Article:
How have inflection points influenced one land conservation organization over time?
What does that suggest for where we all stand now? (All photos: ESLC)
In recent weeks, many have been mulling the idea of “inflection points” and whether and how we might be in the midst of a new one, driven by the simultaneous COVID-19 pandemic, uprisings against police violence towards African Americans, and the growing recognition of inequities in our society. We are particularly interested in what this might, or should, mean for our shared work in land conservation.
Inflections do happen. Our colleagues at the Eastern Shore Land Conservancy (ESLC) have been thinking about how societal inflection points have greatly influenced their work over time, never returning to “business as usual” after each point. We wanted to hear their story on this.
Inflection 1 – 1990s Sprawl:
Sprawling residential development on farmland and species habitat in the late 80s and 90s led to waves of land protection across Maryland, as well as the birth of ESLC. At the Conservancy’s founding in 1990, roughly 90% of new development on the Eastern Shore occurred on prime farmland and waterfront property. That pattern presented a direct challenge for an Eastern Shore way of life that valued working lands and wildlife habitat.
One of the things Rob Etgen, ESLC’s first staff member and now President, is most proud of is the sheer volume and innovation in land protection that followed. ESLC holds over 300 easements on more than 65,000 acres, protected by communities and farm families. As a former ESLC intern described: “The lands they preserved provided gathering places for people to connect with each other and the natural world. These areas provided sanctuary to countless species of plants and animals, many unique to our oasis and some on the edge of extinction.”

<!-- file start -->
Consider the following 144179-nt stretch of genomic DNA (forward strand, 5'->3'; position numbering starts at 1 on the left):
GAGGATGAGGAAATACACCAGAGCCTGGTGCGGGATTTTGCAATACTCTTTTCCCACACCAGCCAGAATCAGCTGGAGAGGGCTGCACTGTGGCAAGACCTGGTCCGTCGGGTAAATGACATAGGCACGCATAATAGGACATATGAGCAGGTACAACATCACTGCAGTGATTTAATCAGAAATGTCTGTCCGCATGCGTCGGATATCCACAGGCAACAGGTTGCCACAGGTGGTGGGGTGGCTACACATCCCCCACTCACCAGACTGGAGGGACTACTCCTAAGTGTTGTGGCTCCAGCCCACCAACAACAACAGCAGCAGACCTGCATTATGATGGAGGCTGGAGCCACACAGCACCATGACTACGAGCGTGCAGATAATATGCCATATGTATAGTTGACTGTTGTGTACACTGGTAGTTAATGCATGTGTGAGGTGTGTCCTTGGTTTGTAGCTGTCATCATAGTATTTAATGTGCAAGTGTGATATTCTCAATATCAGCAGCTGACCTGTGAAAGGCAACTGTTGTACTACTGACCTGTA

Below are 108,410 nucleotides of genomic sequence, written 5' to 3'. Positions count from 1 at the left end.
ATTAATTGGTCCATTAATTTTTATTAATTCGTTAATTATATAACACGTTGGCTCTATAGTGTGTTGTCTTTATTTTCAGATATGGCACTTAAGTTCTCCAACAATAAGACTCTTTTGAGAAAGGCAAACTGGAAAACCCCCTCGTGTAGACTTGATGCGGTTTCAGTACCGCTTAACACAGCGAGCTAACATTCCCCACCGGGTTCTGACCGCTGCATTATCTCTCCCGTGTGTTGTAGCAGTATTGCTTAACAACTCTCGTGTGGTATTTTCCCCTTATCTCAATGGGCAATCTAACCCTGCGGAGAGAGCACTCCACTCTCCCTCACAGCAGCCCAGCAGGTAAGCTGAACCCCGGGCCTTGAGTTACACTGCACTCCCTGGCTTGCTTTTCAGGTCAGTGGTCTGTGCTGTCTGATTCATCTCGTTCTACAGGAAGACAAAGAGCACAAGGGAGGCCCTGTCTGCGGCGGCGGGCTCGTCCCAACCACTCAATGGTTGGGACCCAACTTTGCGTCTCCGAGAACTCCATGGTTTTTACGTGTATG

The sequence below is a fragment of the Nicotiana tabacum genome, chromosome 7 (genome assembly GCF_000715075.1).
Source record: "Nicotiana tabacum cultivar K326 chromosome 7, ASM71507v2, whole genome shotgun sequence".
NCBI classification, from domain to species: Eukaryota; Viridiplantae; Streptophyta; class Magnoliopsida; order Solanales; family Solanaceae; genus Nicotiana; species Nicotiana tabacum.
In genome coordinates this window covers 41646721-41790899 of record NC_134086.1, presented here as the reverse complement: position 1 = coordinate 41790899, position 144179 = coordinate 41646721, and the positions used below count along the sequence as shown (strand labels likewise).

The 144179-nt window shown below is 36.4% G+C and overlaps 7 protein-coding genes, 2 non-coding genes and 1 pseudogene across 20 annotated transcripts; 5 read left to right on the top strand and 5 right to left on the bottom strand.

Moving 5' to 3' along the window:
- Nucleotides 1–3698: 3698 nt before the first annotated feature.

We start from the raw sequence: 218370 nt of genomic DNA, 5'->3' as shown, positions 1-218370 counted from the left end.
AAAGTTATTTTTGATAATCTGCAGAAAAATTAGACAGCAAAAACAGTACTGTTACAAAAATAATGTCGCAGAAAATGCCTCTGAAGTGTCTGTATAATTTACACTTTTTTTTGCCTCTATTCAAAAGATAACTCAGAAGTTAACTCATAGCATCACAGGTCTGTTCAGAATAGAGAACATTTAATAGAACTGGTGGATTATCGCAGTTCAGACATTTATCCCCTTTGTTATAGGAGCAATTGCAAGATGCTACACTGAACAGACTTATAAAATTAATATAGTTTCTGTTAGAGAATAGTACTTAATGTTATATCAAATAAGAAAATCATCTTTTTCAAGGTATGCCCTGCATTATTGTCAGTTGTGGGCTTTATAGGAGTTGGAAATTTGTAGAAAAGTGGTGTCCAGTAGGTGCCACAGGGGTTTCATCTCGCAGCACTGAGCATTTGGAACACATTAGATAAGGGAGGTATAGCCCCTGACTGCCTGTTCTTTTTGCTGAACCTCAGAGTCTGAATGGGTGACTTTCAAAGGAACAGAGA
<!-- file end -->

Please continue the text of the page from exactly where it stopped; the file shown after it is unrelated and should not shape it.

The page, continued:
The 1990s inflection would influence land protection in the region for a generation; inspiring Maryland’s Rural Legacy program, for example, patterned after one of ESLC’s land protection programs. The period showed ESLC the Eastern Shore way of life was worth protecting, and there were plenty of people willing to help shape the role of conservation and agriculture in the region. Today, most of the new development is in town/growth areas on the Eastern Shore.
Inflection 2 – 9/11:
The attacks of September 11, 2001 didn’t change ESLC’s basic trajectory, but deepened a resolve to protect the Eastern Shore in the face of increasing global volatility. It also sensitized the Conservancy to its permanent relationships with its conservation easement farms and families. This fueled change that subsequently took full form following the next inflection.
Inflection 3 – 2008 Great Recession:
The 2008 recession set many communities back. But from it grew a new emphasis for ESLC focused on community reinvestment through planning and conservation.
Prior to 2008, developers had an easier time financing sprawl and bigger houses were easier to build. With the recession, substantially tightened mortgage regulations, lessened development pressure on farmlands, and the impact on communities reoriented ESLC’s focus. By 2011, the Conservancy had initiated its new concentration and programs for enabling thriving towns on the Eastern Shore through conservation, parks, planning and redevelopment.